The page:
Right now I am sitting in my booth at a trade show. I won't disclose the location but let's just say it rhymes with Paint Haul. I drove part of the way on Saturday, then completed the trip here on Sunday morning. Once I arrived it took me six back breaking hours to get all my merchandise set up and then off to my hotel. Alone, bored and with no family.
I paid over six hundred dollars for the booth. I spent three hundred on postage and postcards for a mailing to the client list I was provided. I did several emails as well as a full page ad for the show's guide. That was one hundred seventy bucks. Also seventy on gas so far, forty for meals (thank God breakfast is included), twenty for parking and I still have another day.
So, now I have been sitting here for nearly two days. I have barely written any orders or had people in my booth. I should preface this all by saying that I know I have good product. I work with fantastic artists that are highly talented. I sell their collections like crazy when I go directly to stores on the road. My point being, it's not what I sell that is to blame. It's because trade shows suck.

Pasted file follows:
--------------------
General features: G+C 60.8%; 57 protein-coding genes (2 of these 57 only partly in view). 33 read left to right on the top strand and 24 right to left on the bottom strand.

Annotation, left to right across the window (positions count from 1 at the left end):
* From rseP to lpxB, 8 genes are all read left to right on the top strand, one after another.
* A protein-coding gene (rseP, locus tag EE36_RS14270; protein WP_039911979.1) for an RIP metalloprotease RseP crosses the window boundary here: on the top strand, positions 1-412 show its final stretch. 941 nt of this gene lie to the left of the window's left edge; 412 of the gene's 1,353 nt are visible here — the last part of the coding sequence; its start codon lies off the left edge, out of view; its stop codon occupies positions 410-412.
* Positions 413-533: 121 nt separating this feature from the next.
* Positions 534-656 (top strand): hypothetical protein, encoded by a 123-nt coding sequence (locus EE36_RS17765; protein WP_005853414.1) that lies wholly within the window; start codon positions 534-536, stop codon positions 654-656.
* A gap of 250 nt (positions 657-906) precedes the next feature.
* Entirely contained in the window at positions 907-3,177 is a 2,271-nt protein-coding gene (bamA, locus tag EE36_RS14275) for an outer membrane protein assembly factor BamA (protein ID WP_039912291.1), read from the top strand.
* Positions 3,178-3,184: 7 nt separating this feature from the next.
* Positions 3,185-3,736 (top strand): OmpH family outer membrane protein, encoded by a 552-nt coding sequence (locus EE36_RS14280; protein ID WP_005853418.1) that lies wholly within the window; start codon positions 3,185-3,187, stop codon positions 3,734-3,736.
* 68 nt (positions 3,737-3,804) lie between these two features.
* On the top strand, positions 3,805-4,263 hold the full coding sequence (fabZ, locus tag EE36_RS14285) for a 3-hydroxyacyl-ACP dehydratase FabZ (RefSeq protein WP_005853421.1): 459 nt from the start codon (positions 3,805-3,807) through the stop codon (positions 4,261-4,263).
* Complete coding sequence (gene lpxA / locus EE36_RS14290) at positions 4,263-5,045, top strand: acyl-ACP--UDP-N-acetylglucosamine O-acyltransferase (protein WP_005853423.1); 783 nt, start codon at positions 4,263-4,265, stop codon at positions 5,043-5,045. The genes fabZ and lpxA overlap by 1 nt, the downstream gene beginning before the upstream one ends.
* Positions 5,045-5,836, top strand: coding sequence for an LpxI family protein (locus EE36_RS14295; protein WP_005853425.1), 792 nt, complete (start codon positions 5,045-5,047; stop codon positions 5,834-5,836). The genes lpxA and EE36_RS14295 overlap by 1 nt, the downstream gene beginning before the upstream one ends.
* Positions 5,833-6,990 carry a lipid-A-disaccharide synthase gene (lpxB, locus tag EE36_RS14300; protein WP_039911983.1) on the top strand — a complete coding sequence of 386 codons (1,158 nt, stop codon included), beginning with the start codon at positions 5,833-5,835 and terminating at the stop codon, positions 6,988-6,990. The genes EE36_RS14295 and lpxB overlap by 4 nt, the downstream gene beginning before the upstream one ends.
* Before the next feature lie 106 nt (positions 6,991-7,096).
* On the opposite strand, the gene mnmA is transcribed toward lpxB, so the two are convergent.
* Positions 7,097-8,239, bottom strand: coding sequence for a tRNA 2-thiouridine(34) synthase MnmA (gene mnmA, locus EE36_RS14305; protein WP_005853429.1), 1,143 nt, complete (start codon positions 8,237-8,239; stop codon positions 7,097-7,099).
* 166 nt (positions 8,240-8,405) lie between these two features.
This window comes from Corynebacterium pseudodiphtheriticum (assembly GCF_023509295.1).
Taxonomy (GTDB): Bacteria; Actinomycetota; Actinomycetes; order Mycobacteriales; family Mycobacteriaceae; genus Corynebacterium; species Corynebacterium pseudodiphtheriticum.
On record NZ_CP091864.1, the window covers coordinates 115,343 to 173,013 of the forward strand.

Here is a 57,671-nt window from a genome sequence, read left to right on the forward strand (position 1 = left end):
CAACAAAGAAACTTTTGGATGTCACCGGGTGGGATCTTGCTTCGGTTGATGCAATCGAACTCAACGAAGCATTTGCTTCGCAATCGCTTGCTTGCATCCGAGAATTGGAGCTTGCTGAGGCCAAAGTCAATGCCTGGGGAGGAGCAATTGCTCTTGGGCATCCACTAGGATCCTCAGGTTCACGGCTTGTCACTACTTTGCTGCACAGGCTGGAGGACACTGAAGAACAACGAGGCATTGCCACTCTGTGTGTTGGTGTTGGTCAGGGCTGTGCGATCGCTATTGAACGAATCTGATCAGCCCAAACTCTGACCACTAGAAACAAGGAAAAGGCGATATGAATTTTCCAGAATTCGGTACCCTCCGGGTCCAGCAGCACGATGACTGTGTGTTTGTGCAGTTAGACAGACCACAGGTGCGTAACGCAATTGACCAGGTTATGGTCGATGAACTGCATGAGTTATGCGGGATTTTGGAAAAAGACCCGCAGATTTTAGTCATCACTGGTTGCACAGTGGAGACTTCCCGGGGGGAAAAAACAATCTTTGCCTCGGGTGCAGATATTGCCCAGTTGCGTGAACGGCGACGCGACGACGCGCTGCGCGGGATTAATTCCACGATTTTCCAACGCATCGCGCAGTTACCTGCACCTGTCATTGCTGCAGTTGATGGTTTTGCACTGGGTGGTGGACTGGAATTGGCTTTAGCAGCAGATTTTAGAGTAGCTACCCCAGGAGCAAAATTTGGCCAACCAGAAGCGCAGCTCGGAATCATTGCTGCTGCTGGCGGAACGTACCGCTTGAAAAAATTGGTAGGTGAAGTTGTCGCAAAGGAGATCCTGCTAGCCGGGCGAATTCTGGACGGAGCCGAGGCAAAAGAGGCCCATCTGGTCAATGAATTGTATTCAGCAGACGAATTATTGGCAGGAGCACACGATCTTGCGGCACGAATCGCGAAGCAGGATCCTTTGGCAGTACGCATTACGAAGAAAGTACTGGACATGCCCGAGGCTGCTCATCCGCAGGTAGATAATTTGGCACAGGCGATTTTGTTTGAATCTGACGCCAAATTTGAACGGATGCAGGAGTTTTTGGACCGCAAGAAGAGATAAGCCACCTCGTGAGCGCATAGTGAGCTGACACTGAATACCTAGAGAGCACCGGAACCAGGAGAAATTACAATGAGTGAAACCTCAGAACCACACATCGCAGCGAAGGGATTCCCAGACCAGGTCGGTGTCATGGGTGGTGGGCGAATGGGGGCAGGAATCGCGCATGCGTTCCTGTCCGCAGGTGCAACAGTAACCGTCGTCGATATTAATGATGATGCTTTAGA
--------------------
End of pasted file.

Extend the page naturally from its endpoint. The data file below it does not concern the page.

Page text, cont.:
I've had arguments with other reps that road work is counter productive. Let's see. When I am on the road my only expenses are gas, food and sometimes hotels if I am doing overnight work. I have confirmed appointments with buyers who are planning to write orders. I don't have 200 booths surrounding me with competing lines. I have a chance to see the store, get a feel for what it's about. I can develop a better relationship with the owner as I have come to her and made her life easier. We can spend more time together and grow a friendship on top of everything else.
With trade shows I spend an extraordinary amount on booth fees, advertising, employees and display equipment. And then I sit and wait. And wait. And wait. People may stop and act as though they want to browse but there is a strange thing that happens then. I say hello and they leave so fast I see skid marks! And all I did was say hello! I did not say "If you step in my booth you are required to make a large purchase". I simply said hello. It's the fastest way to get rid of someone.
When it's slow it creates a serious aura of negativity. I don't like to wallow in self pity nor do I want to get caught up in the bitch festivals that go on. Yet, when I have people that come in my booth and say they will be back (reference my very first blog entry), come and say they are too busy to write orders and ask if I can come to their store or fake interest and take up a lot of my time, I fall into the toxic trap of complaining. It's inevitable. It sucks. See? I'm in the trap right now.
As of today I am vowing to no longer be the "boy who cried wolf". I always say that I am not going to do these shows anymore and I always do. I am done. Let it be noted on this 22nd day of March in the year of our Lord 2011 that I am done. Done, done, done. See ya at the next show.